Thalamic low frequency activity facilitates resting-state cortical interhemispheric MRI functional connectivity.Neuroimage 2019; 201:115985N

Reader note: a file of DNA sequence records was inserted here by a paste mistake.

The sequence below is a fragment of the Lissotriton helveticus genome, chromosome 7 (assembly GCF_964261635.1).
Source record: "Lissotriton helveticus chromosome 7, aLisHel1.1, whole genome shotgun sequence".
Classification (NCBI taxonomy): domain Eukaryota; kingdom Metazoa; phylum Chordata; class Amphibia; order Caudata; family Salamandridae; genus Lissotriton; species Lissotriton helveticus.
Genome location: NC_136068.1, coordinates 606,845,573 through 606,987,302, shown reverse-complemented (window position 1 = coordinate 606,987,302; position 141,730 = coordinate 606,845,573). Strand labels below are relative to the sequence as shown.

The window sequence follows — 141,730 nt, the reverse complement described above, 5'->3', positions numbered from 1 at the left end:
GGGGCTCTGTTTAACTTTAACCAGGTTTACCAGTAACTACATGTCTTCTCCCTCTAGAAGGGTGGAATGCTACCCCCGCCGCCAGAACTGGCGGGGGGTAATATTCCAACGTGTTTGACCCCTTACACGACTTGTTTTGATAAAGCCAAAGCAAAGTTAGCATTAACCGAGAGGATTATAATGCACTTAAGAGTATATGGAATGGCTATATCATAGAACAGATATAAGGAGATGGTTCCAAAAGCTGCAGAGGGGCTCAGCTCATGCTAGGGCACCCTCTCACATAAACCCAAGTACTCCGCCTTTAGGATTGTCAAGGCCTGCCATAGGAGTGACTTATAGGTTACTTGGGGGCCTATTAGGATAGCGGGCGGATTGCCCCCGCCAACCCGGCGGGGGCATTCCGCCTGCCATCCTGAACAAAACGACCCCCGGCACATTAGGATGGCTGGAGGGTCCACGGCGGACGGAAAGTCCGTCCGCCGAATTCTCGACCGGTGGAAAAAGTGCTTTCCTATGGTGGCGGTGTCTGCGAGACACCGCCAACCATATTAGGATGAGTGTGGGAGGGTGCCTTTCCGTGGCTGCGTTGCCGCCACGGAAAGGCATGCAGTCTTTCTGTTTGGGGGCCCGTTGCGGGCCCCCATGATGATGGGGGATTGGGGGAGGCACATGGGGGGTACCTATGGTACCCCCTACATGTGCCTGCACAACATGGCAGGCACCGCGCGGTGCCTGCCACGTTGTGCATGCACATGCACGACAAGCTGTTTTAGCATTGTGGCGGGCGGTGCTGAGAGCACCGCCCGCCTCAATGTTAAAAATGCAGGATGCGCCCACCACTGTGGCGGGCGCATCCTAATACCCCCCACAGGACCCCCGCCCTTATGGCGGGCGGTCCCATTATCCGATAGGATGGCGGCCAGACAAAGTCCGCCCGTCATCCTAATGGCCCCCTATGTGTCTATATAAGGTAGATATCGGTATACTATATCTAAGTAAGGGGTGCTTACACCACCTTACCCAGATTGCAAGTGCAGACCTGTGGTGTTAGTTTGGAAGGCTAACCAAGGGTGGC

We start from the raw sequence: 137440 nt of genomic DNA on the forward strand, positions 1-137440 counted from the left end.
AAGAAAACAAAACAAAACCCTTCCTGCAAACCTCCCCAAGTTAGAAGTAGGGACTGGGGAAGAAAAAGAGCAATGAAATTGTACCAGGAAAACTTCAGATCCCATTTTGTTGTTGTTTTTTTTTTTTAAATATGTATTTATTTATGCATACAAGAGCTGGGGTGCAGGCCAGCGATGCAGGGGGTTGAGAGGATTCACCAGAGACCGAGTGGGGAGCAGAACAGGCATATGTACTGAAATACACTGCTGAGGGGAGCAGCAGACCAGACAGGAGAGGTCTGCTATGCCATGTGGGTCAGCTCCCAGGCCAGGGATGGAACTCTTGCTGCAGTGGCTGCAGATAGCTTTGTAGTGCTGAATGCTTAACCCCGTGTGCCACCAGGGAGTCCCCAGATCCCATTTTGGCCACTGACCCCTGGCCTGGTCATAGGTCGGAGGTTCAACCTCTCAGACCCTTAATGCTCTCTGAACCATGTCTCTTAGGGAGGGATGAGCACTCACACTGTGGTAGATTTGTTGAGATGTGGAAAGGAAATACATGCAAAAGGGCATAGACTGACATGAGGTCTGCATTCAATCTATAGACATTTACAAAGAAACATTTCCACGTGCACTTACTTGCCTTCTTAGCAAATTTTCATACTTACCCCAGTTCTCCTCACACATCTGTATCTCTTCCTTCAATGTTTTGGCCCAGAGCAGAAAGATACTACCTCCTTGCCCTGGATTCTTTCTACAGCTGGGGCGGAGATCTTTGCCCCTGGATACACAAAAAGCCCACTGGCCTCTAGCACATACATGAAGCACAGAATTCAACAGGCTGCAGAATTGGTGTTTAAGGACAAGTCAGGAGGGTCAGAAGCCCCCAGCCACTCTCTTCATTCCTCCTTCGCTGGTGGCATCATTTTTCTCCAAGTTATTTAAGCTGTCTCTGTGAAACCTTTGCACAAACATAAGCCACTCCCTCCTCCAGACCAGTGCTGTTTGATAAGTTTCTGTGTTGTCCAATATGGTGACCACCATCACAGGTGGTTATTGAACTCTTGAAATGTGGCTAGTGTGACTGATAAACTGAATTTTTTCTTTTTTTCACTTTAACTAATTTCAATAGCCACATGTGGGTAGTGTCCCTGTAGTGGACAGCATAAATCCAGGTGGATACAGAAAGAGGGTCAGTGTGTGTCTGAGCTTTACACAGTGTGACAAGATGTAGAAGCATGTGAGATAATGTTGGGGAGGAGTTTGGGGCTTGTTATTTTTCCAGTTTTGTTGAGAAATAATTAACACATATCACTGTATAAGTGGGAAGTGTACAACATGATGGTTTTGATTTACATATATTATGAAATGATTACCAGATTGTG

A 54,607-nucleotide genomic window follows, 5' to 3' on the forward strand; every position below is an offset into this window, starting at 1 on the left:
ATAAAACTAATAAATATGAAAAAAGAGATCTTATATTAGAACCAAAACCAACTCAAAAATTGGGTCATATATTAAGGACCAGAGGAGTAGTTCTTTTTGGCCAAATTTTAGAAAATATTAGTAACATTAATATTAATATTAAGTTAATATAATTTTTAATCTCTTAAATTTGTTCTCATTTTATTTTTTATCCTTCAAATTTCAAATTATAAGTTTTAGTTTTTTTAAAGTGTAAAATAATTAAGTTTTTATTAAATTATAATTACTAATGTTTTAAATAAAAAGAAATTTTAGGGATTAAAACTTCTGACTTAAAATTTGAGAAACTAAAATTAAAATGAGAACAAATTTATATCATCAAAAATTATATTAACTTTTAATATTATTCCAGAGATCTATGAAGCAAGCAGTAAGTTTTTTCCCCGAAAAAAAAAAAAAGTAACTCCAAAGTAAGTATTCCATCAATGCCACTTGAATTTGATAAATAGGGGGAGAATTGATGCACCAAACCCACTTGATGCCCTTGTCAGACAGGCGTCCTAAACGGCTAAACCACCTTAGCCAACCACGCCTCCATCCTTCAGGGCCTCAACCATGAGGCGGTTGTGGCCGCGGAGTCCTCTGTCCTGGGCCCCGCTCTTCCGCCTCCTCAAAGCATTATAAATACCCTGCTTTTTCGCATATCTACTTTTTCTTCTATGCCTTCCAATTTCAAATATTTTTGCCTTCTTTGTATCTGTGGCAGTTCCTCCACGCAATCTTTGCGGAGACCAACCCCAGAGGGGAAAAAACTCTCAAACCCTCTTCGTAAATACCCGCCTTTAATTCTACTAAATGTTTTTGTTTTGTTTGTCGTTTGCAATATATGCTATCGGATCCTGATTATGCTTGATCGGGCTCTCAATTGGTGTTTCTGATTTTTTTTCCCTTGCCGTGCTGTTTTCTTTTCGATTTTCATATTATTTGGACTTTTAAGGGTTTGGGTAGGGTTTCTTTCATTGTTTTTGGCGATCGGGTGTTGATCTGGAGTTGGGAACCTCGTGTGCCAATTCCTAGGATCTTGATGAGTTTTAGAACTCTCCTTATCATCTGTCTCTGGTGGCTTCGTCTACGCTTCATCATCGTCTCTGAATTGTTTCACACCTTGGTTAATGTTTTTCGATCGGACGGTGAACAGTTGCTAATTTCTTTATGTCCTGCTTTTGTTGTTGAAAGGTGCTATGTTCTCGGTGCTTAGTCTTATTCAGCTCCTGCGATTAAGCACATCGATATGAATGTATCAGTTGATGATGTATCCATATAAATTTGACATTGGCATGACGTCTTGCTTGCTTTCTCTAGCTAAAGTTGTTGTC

Blood-oxygen-level-dependent (BOLD) resting-state functional MRI (rsfMRI) has emerged as a valuable tool to map complex brain-wide functional networks, predict cognitive performance and identify biomarkers for neurological diseases. However, interpreting these findings poses challenges, as the neural basis of rsfMRI connectivity remains poorly understood. The thalamus serves as a relay station and modulates diverse long-range cortical functional integrations, yet few studies directly interrogate its role in brain-wide rsfMRI connectivity. Utilizing a multi-modal approach of rsfMRI, optogenetic stimulation and multi-depth cortical electrophysiology recording, we examined whether and how the somatosensory thalamus contributes to cortical interhemispheric rsfMRI connectivity. We found that low frequency (1 Hz) optogenetic stimulation of somatosensory-specific ventral posteromedial (VPM) thalamocortical excitatory neurons increased the interhemispheric rsfMRI connectivity in all examined sensory cortices, somatosensory, visual and auditory, and the local intrahemispheric BOLD activity at infraslow frequency (0.01-0.1 Hz). In parallel, multi-depth local field potential recordings at bilateral primary somatosensory cortices revealed increased interhemispheric correlations of low frequency neural oscillations (i.e., mainly < 10 Hz) at all cortical layers. Meanwhile, pharmacologically inhibiting VPM thalamocortical neurons decreased interhemispheric rsfMRI connectivity and local intrahemispheric infraslow BOLD activity in all sensory cortices. Taken together, our findings demonstrate that low frequency activities in the thalamo-cortical network contribute to brain-wide rsfMRI connectivity, highlighting the thalamus as a pivotal region that underlies rsfMRI connectivity.